vi. How tight Confidentiality needs to be depends on the context
1. is a sale the only option?
2. could the company emerge as a stand alone entity from bankruptcy?
3. How valuable is raw data to potential competitors?
i. Info flow internally may affect quality of Confidential Offering Memorandum (“COM”)
ii. Building consensus with management or with crisis manager, if any, is key to getting good data together quickly for COM.
i. Short time frame drives process to strategic buyers because they know the industry and the deal (especially the warts).
ii. How critical is it to attract financial buyers to get maximum value and how can this be accomplished?
i. Who will run the business (no value will remain if everyone focuses on the sale and the business collapses)?
ii. Who will assist the investment banker with the sale process – due diligence, negotiation, sourcing potential buyers?
i. Identify best potential buyers
ii. Identify price levels
iii. Negotiate contracts simultaneously. Keep an eye on the need for apples to apples contract provisions.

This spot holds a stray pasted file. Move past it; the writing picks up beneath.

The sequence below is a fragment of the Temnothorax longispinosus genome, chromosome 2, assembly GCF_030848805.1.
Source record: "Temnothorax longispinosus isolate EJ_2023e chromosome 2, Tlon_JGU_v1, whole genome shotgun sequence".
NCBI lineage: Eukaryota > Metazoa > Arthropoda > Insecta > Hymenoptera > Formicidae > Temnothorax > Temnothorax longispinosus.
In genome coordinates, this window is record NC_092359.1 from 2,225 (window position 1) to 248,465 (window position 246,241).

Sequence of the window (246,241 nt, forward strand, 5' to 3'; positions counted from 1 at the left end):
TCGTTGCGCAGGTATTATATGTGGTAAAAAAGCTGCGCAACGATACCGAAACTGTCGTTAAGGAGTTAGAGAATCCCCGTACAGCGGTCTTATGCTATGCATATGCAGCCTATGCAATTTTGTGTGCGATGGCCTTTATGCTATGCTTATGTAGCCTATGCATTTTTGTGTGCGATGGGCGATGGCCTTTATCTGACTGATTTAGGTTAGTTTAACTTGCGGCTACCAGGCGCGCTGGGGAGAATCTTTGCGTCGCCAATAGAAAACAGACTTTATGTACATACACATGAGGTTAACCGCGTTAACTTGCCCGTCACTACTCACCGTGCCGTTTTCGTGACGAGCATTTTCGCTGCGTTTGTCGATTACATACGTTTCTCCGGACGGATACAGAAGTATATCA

The discussion then shifted to the role of Fairness Opinions as part of a sales transaction in or out of bankruptcy proceedings.
i. To avoid fraudulent transfer challenges in a future bankruptcy or under state law.
ii. To validate value so as to ensure the full protection of the “prudent man rule” and protect indemnification rights.
iii. To gain a level of comfort that the price is indeed fair in and of itself.
In a bankruptcy proceeding it is more difficult to understand the need for this form of assurance and protection for boards of directors and officers of selling debtors. There was an extensive discussion, with much audience participation, regarding the purpose of a 363 sale – cleansing the assets of unwanted liabilities and getting court approval for the process. The whole concept of requiring a Judge to validate the debtor’s decision as to the highest and best bid appears to immunize directors and officers from liability and obviate the need for a “fairness opinion”.